Saturday, October 8, 2011

The Simplest of Preventers

rev 10-14-2012

Though sailing wing-and-wing is not supposed to be a catamaran thing, on a cruising catamaran the VMG dead downwind in a breeze is better and the ride smoother. Accept it. The moment the chute comes down, whether because you are single handing or because the breeze is too much, wing and wing is faster. Simply secure the boom as described, head down wind, and jibe the genoa over.

But accidental jibes are always a problem. Though I seldom rig a preventer while hand steering, I do when on autopilot, as I never know when we might jibe while I'm wool gathering in the impact zone. Locking the traveler at the end does help, but not completely, not if the main sheet is eased a bit as it should be. Monohull sailors take a line forward to a mid ships cleat. But cat sailors have more beam and can do something simpler.

Simply attach the spinnaker sheet to the boom bail. Because we seldom rig a preventer when using the spinnaker--we reach down wind with the chute--no new equipment i required. It can be rigged in moments and released instantly.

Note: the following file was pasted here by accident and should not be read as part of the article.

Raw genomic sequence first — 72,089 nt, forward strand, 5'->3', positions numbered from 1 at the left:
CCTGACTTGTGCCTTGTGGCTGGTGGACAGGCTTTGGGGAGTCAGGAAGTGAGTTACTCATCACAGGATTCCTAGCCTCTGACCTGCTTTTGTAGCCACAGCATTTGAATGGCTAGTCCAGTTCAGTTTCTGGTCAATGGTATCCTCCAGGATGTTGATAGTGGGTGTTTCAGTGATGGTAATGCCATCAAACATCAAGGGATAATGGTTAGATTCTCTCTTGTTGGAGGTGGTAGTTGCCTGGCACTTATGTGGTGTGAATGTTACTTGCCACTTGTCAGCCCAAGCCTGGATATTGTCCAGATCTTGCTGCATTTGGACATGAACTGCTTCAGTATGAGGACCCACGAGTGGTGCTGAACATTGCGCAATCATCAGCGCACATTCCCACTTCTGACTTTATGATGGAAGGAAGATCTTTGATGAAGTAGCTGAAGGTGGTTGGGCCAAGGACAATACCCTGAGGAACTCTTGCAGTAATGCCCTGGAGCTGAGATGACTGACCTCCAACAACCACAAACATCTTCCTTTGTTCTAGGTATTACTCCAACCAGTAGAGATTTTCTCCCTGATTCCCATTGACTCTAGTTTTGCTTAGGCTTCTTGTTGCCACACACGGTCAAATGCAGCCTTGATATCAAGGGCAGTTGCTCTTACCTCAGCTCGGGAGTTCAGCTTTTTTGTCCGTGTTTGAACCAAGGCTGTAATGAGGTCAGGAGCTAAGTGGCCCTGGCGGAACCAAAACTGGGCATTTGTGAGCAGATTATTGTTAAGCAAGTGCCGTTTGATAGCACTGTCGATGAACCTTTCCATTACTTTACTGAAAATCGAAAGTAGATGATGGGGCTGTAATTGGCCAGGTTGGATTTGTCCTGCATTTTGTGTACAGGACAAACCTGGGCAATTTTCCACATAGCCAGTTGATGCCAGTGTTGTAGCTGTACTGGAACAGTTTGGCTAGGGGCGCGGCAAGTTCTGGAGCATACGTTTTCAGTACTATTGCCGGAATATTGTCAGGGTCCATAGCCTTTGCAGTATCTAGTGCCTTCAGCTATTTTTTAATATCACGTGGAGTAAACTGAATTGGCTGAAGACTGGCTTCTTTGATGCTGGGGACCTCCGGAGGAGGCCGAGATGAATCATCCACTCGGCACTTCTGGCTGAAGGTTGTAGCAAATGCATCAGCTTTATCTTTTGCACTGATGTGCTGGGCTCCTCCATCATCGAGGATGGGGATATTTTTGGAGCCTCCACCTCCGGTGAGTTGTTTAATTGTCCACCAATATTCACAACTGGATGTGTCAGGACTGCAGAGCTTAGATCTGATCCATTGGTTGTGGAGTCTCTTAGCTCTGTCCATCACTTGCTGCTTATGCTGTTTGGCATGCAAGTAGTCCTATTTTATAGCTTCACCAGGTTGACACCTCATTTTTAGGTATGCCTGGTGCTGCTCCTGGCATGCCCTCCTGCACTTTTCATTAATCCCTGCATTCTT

Need to pull the boom further forward? Loop the spinnaker sheet under the mid-ships cleat first. A block isn't really needed. By hauling in on both the mainsheet and the preventer, the boom can be held down, just as though you had and extended traveler or vang, keeping the boom stable and the sail off the spreaders.

See the short loop, doubled-up, hanging from the boom end? That line is used both for securing the boom when not sailing and rigging a conventional preventer, if we are going deep, when the spinnaker is up. It doesn't seem to get in the way and is always handy. One less thing to dig out and one less thing to stow.

More questions about sailing in a breeze? Read these, about balance and capsize.

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